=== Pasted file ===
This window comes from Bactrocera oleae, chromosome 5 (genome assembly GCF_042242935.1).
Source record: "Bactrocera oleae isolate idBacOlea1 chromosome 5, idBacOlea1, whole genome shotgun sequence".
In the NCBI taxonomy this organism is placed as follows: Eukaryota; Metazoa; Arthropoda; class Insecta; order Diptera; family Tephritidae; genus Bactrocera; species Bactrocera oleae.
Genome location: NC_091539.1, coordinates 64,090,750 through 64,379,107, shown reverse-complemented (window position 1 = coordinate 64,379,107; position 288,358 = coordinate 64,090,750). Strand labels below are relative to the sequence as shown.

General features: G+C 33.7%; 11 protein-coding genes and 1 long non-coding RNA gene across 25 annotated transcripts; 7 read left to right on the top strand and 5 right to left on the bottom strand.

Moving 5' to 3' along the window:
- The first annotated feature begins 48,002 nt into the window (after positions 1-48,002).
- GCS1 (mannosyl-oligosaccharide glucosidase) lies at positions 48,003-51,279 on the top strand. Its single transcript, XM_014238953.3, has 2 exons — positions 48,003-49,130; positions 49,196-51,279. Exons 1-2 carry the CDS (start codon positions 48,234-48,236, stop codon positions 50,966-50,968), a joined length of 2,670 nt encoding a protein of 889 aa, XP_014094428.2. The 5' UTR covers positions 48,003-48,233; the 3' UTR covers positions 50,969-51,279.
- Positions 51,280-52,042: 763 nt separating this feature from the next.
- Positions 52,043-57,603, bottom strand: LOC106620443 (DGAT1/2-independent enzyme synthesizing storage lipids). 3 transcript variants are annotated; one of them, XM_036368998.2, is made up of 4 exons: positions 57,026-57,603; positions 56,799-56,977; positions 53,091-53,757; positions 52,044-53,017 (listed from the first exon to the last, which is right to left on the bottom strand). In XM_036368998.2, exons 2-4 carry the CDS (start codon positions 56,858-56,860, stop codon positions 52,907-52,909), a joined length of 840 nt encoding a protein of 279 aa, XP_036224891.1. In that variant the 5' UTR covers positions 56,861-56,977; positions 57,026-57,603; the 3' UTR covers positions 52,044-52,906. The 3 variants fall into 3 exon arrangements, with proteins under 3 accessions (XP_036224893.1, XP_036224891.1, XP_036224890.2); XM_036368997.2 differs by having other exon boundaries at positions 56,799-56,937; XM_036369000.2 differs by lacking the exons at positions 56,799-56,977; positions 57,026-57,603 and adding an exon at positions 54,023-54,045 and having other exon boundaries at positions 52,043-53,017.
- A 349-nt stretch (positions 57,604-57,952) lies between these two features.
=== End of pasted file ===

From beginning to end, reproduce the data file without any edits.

This window comes from Bactrocera oleae, chromosome 5 (genome assembly GCF_042242935.1).
Source record: "Bactrocera oleae isolate idBacOlea1 chromosome 5, idBacOlea1, whole genome shotgun sequence".
In the NCBI taxonomy this organism is placed as follows: Eukaryota; Metazoa; Arthropoda; class Insecta; order Diptera; family Tephritidae; genus Bactrocera; species Bactrocera oleae.
Genome location: NC_091539.1, coordinates 64,090,750 through 64,379,107, shown reverse-complemented (window position 1 = coordinate 64,379,107; position 288,358 = coordinate 64,090,750). Strand labels below are relative to the sequence as shown.

General features: G+C 33.7%; 11 protein-coding genes and 1 long non-coding RNA gene across 25 annotated transcripts; 7 read left to right on the top strand and 5 right to left on the bottom strand.

Moving 5' to 3' along the window:
- The first annotated feature begins 48,002 nt into the window (after positions 1-48,002).
- GCS1 (mannosyl-oligosaccharide glucosidase) lies at positions 48,003-51,279 on the top strand. Its single transcript, XM_014238953.3, has 2 exons — positions 48,003-49,130; positions 49,196-51,279. Exons 1-2 carry the CDS (start codon positions 48,234-48,236, stop codon positions 50,966-50,968), a joined length of 2,670 nt encoding a protein of 889 aa, XP_014094428.2. The 5' UTR covers positions 48,003-48,233; the 3' UTR covers positions 50,969-51,279.
- Positions 51,280-52,042: 763 nt separating this feature from the next.
- Positions 52,043-57,603, bottom strand: LOC106620443 (DGAT1/2-independent enzyme synthesizing storage lipids). 3 transcript variants are annotated; one of them, XM_036368998.2, is made up of 4 exons: positions 57,026-57,603; positions 56,799-56,977; positions 53,091-53,757; positions 52,044-53,017 (listed from the first exon to the last, which is right to left on the bottom strand). In XM_036368998.2, exons 2-4 carry the CDS (start codon positions 56,858-56,860, stop codon positions 52,907-52,909), a joined length of 840 nt encoding a protein of 279 aa, XP_036224891.1. In that variant the 5' UTR covers positions 56,861-56,977; positions 57,026-57,603; the 3' UTR covers positions 52,044-52,906. The 3 variants fall into 3 exon arrangements, with proteins under 3 accessions (XP_036224893.1, XP_036224891.1, XP_036224890.2); XM_036368997.2 differs by having other exon boundaries at positions 56,799-56,937; XM_036369000.2 differs by lacking the exons at positions 56,799-56,977; positions 57,026-57,603 and adding an exon at positions 54,023-54,045 and having other exon boundaries at positions 52,043-53,017.
- A 349-nt stretch (positions 57,604-57,952) lies between these two features.